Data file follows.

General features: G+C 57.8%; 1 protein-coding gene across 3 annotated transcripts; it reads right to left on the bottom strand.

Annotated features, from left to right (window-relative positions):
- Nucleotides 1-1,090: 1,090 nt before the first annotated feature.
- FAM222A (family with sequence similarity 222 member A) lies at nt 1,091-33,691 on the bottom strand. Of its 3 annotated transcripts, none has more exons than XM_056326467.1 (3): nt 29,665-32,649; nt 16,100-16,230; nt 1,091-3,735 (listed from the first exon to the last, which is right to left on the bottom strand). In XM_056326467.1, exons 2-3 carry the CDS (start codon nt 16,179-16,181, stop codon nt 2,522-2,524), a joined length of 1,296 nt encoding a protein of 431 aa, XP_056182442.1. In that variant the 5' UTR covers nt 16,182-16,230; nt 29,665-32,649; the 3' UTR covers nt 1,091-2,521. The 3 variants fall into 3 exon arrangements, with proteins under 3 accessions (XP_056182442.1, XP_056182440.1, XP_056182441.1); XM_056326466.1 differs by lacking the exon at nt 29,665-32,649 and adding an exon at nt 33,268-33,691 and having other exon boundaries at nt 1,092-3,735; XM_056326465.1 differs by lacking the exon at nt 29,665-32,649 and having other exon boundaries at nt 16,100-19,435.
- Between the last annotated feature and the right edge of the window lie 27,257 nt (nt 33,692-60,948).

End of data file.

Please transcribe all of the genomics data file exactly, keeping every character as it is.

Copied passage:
General features: G+C 57.8%; 1 protein-coding gene across 3 annotated transcripts; it reads right to left on the bottom strand.

Annotated features, from left to right (window-relative positions):
- Nucleotides 1-1,090: 1,090 nt before the first annotated feature.
- FAM222A (family with sequence similarity 222 member A) lies at nt 1,091-33,691 on the bottom strand. Of its 3 annotated transcripts, none has more exons than XM_056326467.1 (3): nt 29,665-32,649; nt 16,100-16,230; nt 1,091-3,735 (listed from the first exon to the last, which is right to left on the bottom strand). In XM_056326467.1, exons 2-3 carry the CDS (start codon nt 16,179-16,181, stop codon nt 2,522-2,524), a joined length of 1,296 nt encoding a protein of 431 aa, XP_056182442.1. In that variant the 5' UTR covers nt 16,182-16,230; nt 29,665-32,649; the 3' UTR covers nt 1,091-2,521. The 3 variants fall into 3 exon arrangements, with proteins under 3 accessions (XP_056182442.1, XP_056182440.1, XP_056182441.1); XM_056326466.1 differs by lacking the exon at nt 29,665-32,649 and adding an exon at nt 33,268-33,691 and having other exon boundaries at nt 1,092-3,735; XM_056326465.1 differs by lacking the exon at nt 29,665-32,649 and having other exon boundaries at nt 16,100-19,435.
- Between the last annotated feature and the right edge of the window lie 27,257 nt (nt 33,692-60,948).